Each material may have a unique correlation between the observed stresses and the interference fit. For example, a reinforced composite material may have a first associated look-up table (or analytical expression, etc.) while a metallic material may have a second associated look-up table. In addition, different variations of reinforced composite materials may include unique look-up tables to establish the associated corresponding interference fit from a signal analysis.

To test a fastener, the correlation process described above may be reversed once the threshold range is established. Thus, instead of testing a known interference fit with an unknown correlated stress signal, the process may include testing an unknown interference fit using a known correlated stress signal. In such a process, the FIF probe, such as FIF probe 116, may be placed over a fastener and activated. The nonlinear slope measured from the HFUT transducer signal may be compared to the threshold range to determine if the fastener has an acceptable interference fit.

In some embodiments, a local derivative is measured as a function of the applied stress rather than relying on straight measurements of the harmonic amplitudes. A nonlinear response curve includes derivatives that are different depending on the level of the applied stress or remaining residual stress. In order to examine the nonlinear properties of the first and second materials 102, 104 around the fasteners 106 (e.g., fiber reinforced composite material), a test frequency may be established to detect the back echo from the materials. In some instances, a back echo has a frequency of substantially equal to or between 0.5 MHz to 10 MHz. In one instance, a frequency of 2.25 MHz may be ideal for a fiber reinforced composite material surrounding the fastener 106. In the present discussion, it is understood that the term “fiber reinforced composite material” or “reinforced composite material” includes various polymer-based and non-polymeric based materials, commonly referred to as “reinforced composites”, “carbon-fiber composites”, or still other terms known in the art.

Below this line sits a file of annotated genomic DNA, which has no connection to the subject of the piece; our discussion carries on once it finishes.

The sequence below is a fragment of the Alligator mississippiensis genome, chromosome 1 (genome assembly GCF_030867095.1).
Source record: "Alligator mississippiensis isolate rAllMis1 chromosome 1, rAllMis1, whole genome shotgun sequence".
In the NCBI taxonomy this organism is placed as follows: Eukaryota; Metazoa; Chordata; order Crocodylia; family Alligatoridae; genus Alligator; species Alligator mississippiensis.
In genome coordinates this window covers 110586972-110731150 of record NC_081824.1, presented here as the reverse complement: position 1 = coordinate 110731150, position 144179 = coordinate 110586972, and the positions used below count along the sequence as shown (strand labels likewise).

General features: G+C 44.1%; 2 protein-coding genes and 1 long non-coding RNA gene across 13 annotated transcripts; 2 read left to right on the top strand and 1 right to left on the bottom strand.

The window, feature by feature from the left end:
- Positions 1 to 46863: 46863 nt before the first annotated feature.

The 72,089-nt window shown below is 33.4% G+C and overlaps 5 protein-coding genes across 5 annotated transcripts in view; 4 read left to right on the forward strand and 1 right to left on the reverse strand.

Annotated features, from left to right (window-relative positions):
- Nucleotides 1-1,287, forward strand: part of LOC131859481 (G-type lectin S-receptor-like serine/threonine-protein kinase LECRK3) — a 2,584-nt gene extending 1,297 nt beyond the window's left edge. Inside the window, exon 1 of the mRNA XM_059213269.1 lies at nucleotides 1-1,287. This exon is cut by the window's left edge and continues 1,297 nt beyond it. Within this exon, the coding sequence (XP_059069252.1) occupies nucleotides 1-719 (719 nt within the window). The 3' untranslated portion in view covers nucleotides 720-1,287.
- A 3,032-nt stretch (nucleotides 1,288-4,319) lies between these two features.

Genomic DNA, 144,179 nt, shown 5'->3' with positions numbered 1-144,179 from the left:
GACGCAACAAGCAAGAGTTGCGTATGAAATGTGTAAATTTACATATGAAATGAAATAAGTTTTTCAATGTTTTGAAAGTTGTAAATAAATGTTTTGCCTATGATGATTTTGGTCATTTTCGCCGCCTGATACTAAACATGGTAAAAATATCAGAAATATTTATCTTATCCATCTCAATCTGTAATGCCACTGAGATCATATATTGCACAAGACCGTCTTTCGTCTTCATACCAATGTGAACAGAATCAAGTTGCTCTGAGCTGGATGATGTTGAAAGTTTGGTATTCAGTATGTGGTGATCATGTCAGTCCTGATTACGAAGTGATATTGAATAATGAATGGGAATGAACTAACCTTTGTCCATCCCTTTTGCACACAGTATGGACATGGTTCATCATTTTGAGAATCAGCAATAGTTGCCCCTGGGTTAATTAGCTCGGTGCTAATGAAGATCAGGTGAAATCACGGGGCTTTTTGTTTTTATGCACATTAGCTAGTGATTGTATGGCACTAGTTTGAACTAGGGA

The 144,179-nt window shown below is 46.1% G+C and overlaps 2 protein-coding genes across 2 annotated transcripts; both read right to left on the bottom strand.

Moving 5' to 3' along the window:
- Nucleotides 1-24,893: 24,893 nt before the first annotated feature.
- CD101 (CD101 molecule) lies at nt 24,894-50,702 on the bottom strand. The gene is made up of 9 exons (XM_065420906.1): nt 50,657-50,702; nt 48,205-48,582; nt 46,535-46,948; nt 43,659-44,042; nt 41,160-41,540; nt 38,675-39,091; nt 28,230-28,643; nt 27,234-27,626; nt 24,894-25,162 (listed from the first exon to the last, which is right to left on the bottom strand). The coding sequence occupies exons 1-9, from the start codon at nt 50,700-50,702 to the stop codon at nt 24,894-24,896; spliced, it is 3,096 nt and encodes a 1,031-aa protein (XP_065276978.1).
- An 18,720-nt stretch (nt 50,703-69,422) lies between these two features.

In addition, when the FIF probe 302 is configured as illustrated in FIG. 3, the HFUT transducer 118 may be aligned to slightly overlap the fastener head 108, such as without limitation by 5 mm. An inspection of the slope of the velocity change as a function of the change in intensity may provide a change as a function of a driving amplitude change, which is a measure of the nonlinear parameter. The chart 600 illustrates exemplary sample data points 602 plotted using the aforementioned techniques.

FIG. 7 is a side elevational view of an aircraft 700 having interference fit fasteners verified in accordance with another embodiment of the disclosure. One may appreciate that fasteners may be employed in a wide variety of locations, including the fuselage, wings, empennage, body, and walls of the aircraft 700. In alternate embodiments, interference fit fasteners may be verified on other types of structures, vehicles, and platforms, such as motor vehicles, aircraft, maritime vessels, or spacecraft, or other suitable applications. For example, the aircraft 700 may include many fasteners throughout the skin of the aircraft in accordance with an embodiment of the disclosure.

In this embodiment, the aircraft 700 includes a fuselage 702 including wing assemblies 704, a tail assembly 706, and a landing assembly 708. The aircraft 700 further includes one or more propulsion units 710, a control system 712 (not visible), and a host of other systems and subsystems that enable proper operation of the aircraft 700. One should appreciate that fasteners may be employed in any suitable portion of the aircraft 700, such as in a fuselage 702 (770 a), wing assemblies 704 (770 b), tail assembly 706 (770 c), and any other suitable areas of the aircraft 700. In general, the various components and subsystems of the aircraft 700 may be of known construction and, for the sake of brevity, will not be described in detail herein.